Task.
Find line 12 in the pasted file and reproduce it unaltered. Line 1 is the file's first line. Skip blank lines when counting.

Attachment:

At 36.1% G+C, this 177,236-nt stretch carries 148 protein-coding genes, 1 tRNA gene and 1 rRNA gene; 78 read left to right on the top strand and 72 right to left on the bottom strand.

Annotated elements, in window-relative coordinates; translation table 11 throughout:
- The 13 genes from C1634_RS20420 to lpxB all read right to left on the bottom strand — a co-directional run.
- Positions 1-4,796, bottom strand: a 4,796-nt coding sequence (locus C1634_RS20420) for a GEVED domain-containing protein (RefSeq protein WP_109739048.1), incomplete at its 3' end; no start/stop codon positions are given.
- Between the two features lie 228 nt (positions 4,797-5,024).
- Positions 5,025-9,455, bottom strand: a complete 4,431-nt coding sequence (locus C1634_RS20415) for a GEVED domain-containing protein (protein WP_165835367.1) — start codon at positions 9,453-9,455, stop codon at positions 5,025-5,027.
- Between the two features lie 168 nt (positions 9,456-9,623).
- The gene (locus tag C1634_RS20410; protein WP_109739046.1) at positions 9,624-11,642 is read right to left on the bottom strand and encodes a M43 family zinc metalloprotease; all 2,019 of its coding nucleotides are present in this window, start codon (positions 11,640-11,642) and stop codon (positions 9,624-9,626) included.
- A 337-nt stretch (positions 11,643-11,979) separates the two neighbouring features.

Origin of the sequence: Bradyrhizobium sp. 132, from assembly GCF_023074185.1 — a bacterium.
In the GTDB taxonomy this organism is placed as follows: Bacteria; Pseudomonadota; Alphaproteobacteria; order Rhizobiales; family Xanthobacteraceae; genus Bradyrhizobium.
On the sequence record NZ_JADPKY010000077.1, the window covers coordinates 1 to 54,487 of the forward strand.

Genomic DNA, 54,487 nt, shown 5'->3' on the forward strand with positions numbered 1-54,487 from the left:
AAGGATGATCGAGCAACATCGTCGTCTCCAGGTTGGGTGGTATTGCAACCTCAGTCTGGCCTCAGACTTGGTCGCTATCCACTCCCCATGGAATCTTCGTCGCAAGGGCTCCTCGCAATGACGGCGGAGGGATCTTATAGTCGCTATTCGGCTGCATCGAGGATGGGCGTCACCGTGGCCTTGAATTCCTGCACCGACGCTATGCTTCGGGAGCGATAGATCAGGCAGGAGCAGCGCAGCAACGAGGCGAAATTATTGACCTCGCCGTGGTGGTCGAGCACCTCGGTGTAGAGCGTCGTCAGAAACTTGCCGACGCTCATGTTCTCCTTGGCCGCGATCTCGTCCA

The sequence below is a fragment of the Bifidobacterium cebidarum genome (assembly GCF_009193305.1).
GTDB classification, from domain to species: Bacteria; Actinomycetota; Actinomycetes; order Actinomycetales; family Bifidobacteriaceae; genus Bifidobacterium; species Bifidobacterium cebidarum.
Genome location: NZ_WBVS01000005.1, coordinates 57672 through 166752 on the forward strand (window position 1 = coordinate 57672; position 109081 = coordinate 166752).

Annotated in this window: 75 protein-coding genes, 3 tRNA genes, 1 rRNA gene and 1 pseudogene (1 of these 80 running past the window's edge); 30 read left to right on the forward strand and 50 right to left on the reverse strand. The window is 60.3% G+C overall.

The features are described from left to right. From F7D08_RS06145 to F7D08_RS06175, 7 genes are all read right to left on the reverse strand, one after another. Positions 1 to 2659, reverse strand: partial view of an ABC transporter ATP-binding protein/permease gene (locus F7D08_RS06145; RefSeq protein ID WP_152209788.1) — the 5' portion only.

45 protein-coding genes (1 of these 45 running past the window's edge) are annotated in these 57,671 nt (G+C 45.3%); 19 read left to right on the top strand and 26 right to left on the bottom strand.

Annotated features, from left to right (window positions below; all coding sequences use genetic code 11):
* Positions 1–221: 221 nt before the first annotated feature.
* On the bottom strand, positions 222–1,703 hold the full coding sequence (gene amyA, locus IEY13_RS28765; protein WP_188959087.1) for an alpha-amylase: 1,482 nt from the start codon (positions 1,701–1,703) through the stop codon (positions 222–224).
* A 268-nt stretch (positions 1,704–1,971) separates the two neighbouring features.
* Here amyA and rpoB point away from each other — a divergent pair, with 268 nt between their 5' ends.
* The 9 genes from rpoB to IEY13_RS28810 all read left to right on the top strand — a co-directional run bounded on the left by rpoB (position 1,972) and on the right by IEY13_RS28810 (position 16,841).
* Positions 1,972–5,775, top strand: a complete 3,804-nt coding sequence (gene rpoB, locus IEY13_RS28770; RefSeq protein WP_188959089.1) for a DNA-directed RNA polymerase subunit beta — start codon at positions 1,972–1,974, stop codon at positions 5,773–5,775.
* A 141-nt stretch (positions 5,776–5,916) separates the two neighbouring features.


On the sequence record NZ_JADPKY010000077.1, the window covers coordinates 1 to 54,487 of the forward strand.